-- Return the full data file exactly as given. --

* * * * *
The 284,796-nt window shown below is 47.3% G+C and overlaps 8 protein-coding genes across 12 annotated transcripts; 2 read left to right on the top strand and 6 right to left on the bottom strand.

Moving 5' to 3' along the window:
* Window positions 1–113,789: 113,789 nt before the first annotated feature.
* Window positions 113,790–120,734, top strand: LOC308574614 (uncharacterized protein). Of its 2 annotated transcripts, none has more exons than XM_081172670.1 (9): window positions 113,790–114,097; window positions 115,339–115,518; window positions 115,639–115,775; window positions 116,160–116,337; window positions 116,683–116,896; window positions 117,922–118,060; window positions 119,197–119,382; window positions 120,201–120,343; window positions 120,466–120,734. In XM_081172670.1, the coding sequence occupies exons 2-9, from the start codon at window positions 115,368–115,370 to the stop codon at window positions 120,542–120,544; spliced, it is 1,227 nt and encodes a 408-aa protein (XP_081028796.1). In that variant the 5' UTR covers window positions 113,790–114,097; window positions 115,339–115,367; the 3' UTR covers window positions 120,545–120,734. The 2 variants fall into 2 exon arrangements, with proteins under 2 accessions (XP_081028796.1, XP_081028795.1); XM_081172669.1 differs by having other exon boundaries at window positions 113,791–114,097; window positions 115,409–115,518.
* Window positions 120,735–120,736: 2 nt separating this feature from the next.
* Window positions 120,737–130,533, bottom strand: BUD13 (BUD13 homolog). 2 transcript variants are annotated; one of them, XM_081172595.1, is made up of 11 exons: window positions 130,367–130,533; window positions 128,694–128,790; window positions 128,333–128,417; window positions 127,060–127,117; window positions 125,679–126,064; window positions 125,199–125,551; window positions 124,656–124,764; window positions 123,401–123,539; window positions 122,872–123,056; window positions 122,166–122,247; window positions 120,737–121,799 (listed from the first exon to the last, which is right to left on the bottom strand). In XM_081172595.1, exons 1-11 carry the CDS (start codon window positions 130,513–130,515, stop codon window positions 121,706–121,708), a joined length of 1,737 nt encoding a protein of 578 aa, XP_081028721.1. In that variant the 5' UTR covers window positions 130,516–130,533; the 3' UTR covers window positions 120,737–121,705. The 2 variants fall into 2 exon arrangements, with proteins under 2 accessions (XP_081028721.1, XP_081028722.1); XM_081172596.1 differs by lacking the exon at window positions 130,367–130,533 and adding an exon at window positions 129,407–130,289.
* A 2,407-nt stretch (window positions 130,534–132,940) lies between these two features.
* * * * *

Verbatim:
The 284,796-nt window shown below is 47.3% G+C and overlaps 8 protein-coding genes across 12 annotated transcripts; 2 read left to right on the top strand and 6 right to left on the bottom strand.

Moving 5' to 3' along the window:
* Window positions 1–113,789: 113,789 nt before the first annotated feature.
* Window positions 113,790–120,734, top strand: LOC308574614 (uncharacterized protein). Of its 2 annotated transcripts, none has more exons than XM_081172670.1 (9): window positions 113,790–114,097; window positions 115,339–115,518; window positions 115,639–115,775; window positions 116,160–116,337; window positions 116,683–116,896; window positions 117,922–118,060; window positions 119,197–119,382; window positions 120,201–120,343; window positions 120,466–120,734. In XM_081172670.1, the coding sequence occupies exons 2-9, from the start codon at window positions 115,368–115,370 to the stop codon at window positions 120,542–120,544; spliced, it is 1,227 nt and encodes a 408-aa protein (XP_081028796.1). In that variant the 5' UTR covers window positions 113,790–114,097; window positions 115,339–115,367; the 3' UTR covers window positions 120,545–120,734. The 2 variants fall into 2 exon arrangements, with proteins under 2 accessions (XP_081028796.1, XP_081028795.1); XM_081172669.1 differs by having other exon boundaries at window positions 113,791–114,097; window positions 115,409–115,518.
* Window positions 120,735–120,736: 2 nt separating this feature from the next.
* Window positions 120,737–130,533, bottom strand: BUD13 (BUD13 homolog). 2 transcript variants are annotated; one of them, XM_081172595.1, is made up of 11 exons: window positions 130,367–130,533; window positions 128,694–128,790; window positions 128,333–128,417; window positions 127,060–127,117; window positions 125,679–126,064; window positions 125,199–125,551; window positions 124,656–124,764; window positions 123,401–123,539; window positions 122,872–123,056; window positions 122,166–122,247; window positions 120,737–121,799 (listed from the first exon to the last, which is right to left on the bottom strand). In XM_081172595.1, exons 1-11 carry the CDS (start codon window positions 130,513–130,515, stop codon window positions 121,706–121,708), a joined length of 1,737 nt encoding a protein of 578 aa, XP_081028721.1. In that variant the 5' UTR covers window positions 130,516–130,533; the 3' UTR covers window positions 120,737–121,705. The 2 variants fall into 2 exon arrangements, with proteins under 2 accessions (XP_081028721.1, XP_081028722.1); XM_081172596.1 differs by lacking the exon at window positions 130,367–130,533 and adding an exon at window positions 129,407–130,289.
* A 2,407-nt stretch (window positions 130,534–132,940) lies between these two features.